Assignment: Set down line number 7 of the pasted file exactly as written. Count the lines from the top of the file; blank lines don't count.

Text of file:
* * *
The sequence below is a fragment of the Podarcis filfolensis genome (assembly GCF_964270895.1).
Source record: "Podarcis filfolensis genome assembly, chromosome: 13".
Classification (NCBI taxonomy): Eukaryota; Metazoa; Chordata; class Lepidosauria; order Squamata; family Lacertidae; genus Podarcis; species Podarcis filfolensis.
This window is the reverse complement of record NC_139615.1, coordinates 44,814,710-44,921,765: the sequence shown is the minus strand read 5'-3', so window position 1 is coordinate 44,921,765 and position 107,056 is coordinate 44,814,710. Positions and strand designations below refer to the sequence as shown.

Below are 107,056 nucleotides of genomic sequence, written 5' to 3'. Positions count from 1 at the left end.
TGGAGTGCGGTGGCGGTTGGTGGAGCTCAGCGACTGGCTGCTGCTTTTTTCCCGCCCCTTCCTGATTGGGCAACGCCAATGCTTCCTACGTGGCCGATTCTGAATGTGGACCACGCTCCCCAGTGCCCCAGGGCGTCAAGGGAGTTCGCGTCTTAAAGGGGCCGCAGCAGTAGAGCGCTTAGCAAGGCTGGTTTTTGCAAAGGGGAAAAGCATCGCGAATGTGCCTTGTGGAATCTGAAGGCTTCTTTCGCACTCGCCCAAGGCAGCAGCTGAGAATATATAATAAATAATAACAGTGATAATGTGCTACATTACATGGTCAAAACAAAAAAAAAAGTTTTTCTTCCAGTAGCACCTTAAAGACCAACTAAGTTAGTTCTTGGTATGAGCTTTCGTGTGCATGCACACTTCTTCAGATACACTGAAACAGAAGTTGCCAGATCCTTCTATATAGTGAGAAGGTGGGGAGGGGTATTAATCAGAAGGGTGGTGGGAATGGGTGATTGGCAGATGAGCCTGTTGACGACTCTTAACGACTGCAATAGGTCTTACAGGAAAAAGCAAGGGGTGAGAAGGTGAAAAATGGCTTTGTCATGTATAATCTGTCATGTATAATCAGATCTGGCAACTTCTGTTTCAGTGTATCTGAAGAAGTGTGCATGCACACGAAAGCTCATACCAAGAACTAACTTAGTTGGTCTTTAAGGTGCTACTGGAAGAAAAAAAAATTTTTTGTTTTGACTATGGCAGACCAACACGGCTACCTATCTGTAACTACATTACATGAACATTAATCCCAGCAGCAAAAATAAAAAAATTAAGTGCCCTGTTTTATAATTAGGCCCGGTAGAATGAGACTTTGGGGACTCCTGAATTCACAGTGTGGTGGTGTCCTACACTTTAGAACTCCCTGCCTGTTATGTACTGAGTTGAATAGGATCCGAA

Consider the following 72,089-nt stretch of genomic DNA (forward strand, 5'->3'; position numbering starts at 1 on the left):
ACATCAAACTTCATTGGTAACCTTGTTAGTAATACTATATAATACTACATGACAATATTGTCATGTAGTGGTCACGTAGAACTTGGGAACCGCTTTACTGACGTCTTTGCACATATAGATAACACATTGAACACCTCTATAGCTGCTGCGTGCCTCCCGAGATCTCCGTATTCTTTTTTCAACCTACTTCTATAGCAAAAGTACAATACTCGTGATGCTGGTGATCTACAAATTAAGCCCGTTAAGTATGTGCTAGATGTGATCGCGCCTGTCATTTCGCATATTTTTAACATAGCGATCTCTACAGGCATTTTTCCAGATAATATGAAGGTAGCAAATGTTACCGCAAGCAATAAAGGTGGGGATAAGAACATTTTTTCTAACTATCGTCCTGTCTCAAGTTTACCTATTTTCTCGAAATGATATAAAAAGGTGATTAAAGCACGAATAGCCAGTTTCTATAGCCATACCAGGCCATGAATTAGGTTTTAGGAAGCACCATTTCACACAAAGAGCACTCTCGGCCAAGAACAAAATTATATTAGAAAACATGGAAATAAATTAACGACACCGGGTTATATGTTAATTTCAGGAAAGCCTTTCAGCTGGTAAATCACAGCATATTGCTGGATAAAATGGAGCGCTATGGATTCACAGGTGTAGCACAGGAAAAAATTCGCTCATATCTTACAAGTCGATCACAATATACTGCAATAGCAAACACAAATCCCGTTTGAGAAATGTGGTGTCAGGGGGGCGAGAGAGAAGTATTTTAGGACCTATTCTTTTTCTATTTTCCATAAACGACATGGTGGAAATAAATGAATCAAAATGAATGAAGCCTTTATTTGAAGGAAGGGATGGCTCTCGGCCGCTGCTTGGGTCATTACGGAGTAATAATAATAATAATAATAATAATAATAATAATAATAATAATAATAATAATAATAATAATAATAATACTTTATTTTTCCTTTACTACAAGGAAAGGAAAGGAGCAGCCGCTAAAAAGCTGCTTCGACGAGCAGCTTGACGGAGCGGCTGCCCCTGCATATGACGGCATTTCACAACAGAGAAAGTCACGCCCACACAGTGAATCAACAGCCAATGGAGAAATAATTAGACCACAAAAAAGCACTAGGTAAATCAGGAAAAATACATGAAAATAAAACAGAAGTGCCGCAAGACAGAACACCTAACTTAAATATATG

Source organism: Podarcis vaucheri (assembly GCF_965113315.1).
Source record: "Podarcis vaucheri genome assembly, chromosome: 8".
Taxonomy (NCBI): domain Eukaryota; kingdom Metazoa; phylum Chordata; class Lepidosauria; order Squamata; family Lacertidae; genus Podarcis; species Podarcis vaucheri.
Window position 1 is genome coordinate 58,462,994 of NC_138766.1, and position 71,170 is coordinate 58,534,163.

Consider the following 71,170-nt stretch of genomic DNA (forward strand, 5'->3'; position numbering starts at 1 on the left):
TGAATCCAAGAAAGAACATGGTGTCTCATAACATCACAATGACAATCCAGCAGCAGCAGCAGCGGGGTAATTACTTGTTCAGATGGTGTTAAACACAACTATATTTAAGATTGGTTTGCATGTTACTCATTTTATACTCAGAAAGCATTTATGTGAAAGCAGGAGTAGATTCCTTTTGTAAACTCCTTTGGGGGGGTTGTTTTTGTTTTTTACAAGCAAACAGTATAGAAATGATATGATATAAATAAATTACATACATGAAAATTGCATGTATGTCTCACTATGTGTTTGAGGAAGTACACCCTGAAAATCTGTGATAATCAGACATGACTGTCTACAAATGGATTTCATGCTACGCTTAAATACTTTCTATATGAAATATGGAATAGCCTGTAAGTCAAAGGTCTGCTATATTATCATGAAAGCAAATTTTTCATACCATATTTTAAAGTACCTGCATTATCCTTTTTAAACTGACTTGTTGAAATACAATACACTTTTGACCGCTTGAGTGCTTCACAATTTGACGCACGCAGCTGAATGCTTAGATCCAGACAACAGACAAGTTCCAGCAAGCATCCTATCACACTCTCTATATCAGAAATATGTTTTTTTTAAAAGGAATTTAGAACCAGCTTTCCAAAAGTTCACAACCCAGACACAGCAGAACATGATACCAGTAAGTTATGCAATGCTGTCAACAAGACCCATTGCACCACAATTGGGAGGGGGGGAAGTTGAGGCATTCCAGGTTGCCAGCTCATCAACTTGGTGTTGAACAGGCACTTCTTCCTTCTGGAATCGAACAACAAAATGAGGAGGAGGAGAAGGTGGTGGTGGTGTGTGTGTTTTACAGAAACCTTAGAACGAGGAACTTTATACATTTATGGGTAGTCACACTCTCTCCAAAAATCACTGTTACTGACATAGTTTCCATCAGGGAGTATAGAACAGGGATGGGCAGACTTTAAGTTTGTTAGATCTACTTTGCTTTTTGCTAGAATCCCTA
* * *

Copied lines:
Consider the following 72,089-nt stretch of genomic DNA (forward strand, 5'->3'; position numbering starts at 1 on the left):